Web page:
Inside the bubble and the housing market

Hi, this is Matt Turner, the editor at Insider. Welcome back to Insider Weekly, a summary of some of our top stories.


On the agenda today:

Dont miss: Our first digital cover, with Serena Williams. The tennis star talked about her mother’s guilt, her venture capital company and the possibility of a “King Richard” sequel. See the full profile here.

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Wall Street is fueling the housing market

Shed in the middle of nowhere with a sign for sale.


Benjamin Rondel / Getty Images


If you or someone you know has been trying to buy a home for the past six months, you have probably heard the horror stories.

Personally, I have heard from friends in Chicago, Los Angeles, New York and other cities in the US. Homes that look like they’s in their budget end up costing 30% to 40% more. Cash buyers are gaining ground. Many houses sell invisible.

To make matters worse, mortgage rates have skyrocketed, raising monthly costs, and deep-pocket investors, many of whom are backed by billions from Wall Street, are adding to the competition. According to a recent analysis, investors bought one-third of all U.S. homes for sale in the first quarter, the highest in at least a decade.

Meanwhile, start-ups are mushrooming ready to help those who already have a home gain access to part of their equity.

So it’s no surprise that the number of people looking for information on a housing bubble has also skyrocketed. Read about a Q&A with real estate journalist James Rodriguez analyzing what’s going on.

What’s one of the biggest things we’re seeing in the housing market right now?

The biggest story right now is mortgage rates, which have risen in the last three months. faster pace in almost 28 years. At the beginning of the pandemic, low mortgage rates encouraged buying activity despite rising house prices. But this week, the average interest rate on a 30-year loan hit 5% for the first time since 2011 – meaning optimistic buyers are looking at more expensive monthly payments, in addition to a lack of listings and stiff competition for homes.

One of your recent hits focused on one who sold a stake in her home on Wall Street. What about this trend?

Home values ​​have skyrocketed in the past two years, meaning U.S. homeowners are living on trillions of dollars of equity that is basically trapped, unless they sell their home, refinance or take a equity credit line.

But these options do not work for everyone, and some companies offer an alternative called “home equity investing”, in which they give homeowners cash in exchange for a percentage of their future home valuation. These companies are backed by billions of dollars from Wall Street companies that are willing to increase their bets on the US housing market.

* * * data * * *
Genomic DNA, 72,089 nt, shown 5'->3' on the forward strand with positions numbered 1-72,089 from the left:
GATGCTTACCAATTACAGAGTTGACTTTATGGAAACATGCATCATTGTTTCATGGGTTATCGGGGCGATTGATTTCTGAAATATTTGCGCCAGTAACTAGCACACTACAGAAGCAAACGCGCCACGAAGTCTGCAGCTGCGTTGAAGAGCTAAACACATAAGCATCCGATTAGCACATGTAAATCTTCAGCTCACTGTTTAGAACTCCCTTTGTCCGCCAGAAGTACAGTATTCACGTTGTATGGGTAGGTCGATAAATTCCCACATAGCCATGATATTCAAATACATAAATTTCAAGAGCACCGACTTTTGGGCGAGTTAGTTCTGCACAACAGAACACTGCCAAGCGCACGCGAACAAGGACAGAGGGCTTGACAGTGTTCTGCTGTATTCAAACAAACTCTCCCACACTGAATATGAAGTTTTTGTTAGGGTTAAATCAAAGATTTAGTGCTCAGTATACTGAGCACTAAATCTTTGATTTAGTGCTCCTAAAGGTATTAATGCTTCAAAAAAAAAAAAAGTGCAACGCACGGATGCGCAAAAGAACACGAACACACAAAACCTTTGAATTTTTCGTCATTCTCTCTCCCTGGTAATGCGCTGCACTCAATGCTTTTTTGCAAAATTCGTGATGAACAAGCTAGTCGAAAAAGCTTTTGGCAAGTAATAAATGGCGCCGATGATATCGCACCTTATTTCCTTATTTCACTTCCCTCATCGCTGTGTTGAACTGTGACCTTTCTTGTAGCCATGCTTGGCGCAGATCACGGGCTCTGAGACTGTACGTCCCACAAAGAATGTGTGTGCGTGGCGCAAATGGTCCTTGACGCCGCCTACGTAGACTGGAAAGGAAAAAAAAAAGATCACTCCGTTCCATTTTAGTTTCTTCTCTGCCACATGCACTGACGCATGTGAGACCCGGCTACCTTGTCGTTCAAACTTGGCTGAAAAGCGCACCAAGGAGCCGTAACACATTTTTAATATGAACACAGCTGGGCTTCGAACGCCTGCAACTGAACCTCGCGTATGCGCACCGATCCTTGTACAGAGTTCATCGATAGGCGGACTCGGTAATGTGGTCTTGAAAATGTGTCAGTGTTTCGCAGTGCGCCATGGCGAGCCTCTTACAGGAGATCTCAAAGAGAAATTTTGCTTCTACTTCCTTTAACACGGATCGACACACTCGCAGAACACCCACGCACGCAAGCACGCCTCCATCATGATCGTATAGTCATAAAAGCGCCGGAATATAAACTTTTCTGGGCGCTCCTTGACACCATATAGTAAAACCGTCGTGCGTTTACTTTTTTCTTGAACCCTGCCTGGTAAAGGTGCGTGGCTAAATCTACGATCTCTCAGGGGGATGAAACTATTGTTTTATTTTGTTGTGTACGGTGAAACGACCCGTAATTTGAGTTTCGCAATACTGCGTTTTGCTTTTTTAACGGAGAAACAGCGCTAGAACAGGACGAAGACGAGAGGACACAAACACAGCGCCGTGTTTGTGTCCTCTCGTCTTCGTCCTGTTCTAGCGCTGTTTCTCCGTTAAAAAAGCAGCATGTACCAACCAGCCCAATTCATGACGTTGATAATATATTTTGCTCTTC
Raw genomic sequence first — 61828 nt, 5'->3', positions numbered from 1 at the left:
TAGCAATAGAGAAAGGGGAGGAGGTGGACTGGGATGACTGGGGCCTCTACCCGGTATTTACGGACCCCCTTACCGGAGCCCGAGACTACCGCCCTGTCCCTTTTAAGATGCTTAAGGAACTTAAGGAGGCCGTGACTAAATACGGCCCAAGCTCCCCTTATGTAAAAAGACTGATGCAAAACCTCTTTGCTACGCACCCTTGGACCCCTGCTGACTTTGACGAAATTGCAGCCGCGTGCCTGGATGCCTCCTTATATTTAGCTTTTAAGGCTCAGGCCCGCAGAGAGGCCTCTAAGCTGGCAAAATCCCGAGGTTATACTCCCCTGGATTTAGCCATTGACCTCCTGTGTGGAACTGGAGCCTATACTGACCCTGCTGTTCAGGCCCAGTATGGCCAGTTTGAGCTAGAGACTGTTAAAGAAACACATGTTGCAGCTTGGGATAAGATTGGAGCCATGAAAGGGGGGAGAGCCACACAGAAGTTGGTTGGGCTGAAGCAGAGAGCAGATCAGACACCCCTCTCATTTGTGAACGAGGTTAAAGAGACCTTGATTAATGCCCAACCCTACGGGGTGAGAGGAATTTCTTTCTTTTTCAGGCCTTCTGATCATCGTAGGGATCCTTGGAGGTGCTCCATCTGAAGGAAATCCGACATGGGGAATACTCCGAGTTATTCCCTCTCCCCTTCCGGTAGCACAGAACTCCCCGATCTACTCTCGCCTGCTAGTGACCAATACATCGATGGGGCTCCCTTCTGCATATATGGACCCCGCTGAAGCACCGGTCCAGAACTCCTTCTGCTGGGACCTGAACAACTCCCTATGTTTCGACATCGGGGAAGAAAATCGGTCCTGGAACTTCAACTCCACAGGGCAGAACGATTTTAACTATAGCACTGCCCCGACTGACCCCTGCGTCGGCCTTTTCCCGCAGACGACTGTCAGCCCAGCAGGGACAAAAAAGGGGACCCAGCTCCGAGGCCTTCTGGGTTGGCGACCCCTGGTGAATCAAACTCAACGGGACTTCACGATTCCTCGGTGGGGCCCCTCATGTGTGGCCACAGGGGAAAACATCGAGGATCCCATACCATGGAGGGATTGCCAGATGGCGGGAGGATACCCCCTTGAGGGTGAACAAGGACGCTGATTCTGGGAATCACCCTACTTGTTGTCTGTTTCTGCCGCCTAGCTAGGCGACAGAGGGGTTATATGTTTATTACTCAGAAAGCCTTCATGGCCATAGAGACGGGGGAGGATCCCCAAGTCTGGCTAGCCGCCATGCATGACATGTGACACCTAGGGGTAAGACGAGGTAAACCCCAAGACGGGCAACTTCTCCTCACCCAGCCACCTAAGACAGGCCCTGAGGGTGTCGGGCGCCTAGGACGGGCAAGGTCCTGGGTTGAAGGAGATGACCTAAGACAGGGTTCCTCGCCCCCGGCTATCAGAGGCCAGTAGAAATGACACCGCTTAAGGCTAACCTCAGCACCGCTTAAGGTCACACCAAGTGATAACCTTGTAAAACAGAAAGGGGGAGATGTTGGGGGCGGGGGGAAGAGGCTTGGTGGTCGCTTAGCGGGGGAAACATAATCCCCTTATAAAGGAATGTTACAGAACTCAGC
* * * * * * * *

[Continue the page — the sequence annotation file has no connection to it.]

The number of people who google “Is there a housing bubble?” has skyrocketed. What would you tell them?

Many of the concerns about a housing bubble today stem from the Fed raising interest rates, which raises the chances


recession

. The good news, however, is that the experts we spoke to largely agree that the fundamentals of the housing market today are very different from those before the financial crisis – lending standards have become stricter and there is much lower supply than demand, which shows that the market is on a more stable footing than in 2008.

Read more here:

Read also:

From internship to Andreessen Horowitz partner in one year

Carra Wu is a partner at Andreessen Horowitz.

Carra Wu is a partner at Andreessen Horowitz.

Alex Zhang


In 2021 – after leaving Harvard (twice) and working for Apple and Microsoft – 23-year-old Carra Wu completed a coveted internship at Andreessen Horowitz, the Silicon Valley VC company that has penetrated deeper into the encryption market than anyone opponent.

Now, a year later, Wu is the company’s newest checkmaster and a rising star in the world of cryptocurrencies – and it all started with a cold six-sentence email.

Read the full story here:

The Gen Z is even more lonely than previous generations

Illustration of a gen z woman sitting at a desk with a laptop open, looking longingly out of a small window in front of her


Marianne Ayala / Insider


Generation Z is the most successful generation: They have more years of formal education, lower school dropout rates, are more likely to avoid drugs, and have lower rates of teenage pregnancy. But they are also incredibly lonely.

A new study has found that Gen Zers eat fewer meals with their family, have less free time and feel more pressured by their parents than previous generations, creating a pervasive sense of loneliness – which has been exacerbated by their parents.

Read the full story here:

Many models say that Tyra Banks’ “ANTM” left them injured

An illustration of Tyra Banks getting ready to cut the hair of a barbie doll


Michelle Rohn for Insider


“America’s Next Top Model”, a hybrid of modeling-camping-boot-competition, was a golden reality TV show, designed as a golden ticket for models who would not have had the opportunity to enter the fashion industry otherwise.

But as the seasons went by, photography, transformations, and challenges became more and more irrational, and many models told Insider that this came at the cost of their mental – and physical – health.

Read the full story here:

More of this week’s top read:

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Edited by Matt Turner. Edited by: Jordan Parker Erb and Lisa Ryan. Sign up for more Insider newsletters here.

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